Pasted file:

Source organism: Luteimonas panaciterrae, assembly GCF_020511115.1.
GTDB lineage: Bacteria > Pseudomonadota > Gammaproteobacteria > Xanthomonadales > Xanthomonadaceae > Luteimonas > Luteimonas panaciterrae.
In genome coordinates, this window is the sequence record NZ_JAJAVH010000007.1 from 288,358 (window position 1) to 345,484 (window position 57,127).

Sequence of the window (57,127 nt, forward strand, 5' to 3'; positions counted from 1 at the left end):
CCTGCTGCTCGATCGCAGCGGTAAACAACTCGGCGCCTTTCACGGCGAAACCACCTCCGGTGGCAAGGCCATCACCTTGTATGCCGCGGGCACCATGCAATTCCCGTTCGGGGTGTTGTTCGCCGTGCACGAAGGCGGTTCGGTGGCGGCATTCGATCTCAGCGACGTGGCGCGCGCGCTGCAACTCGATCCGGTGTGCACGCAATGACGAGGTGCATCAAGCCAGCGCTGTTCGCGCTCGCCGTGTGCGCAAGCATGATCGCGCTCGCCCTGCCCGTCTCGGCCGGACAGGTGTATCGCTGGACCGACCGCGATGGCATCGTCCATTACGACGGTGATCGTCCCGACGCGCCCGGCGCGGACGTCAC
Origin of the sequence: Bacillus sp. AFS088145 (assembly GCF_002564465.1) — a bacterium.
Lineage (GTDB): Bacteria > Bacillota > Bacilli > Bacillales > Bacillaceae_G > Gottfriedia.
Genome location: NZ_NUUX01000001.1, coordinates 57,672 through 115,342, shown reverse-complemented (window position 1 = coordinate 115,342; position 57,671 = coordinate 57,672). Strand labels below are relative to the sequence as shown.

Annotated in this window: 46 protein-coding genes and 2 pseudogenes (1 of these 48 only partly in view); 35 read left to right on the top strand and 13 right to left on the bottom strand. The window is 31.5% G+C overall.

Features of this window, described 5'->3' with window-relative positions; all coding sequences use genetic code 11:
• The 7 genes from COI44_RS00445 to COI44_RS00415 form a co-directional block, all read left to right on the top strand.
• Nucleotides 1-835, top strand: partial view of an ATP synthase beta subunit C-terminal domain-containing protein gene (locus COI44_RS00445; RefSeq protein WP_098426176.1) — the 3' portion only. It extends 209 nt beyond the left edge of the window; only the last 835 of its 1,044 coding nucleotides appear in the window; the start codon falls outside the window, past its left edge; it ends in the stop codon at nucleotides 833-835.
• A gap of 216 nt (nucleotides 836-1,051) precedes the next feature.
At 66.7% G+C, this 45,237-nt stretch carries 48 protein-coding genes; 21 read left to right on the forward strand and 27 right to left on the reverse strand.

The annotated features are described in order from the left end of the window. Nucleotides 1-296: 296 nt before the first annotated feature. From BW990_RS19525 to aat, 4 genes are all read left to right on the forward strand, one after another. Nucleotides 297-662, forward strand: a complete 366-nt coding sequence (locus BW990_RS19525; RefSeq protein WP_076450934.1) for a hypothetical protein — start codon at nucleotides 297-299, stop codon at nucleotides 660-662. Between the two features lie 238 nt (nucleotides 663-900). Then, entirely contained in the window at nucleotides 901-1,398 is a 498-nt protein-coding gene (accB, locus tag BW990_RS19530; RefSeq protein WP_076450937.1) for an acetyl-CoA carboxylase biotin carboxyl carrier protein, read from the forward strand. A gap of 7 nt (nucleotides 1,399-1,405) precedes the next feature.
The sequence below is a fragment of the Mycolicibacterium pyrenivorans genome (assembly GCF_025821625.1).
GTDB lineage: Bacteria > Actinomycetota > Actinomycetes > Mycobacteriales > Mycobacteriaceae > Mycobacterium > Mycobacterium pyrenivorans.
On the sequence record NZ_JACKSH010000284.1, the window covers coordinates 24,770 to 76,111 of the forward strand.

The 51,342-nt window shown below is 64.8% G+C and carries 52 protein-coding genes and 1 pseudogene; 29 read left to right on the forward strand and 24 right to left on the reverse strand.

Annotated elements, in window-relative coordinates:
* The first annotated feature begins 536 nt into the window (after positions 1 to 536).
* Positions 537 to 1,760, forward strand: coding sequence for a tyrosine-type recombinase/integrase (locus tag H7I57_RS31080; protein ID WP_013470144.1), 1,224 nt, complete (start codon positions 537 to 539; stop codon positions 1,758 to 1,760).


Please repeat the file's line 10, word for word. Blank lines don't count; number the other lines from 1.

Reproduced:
Features of this window, described 5'->3' with window-relative positions; all coding sequences use genetic code 11: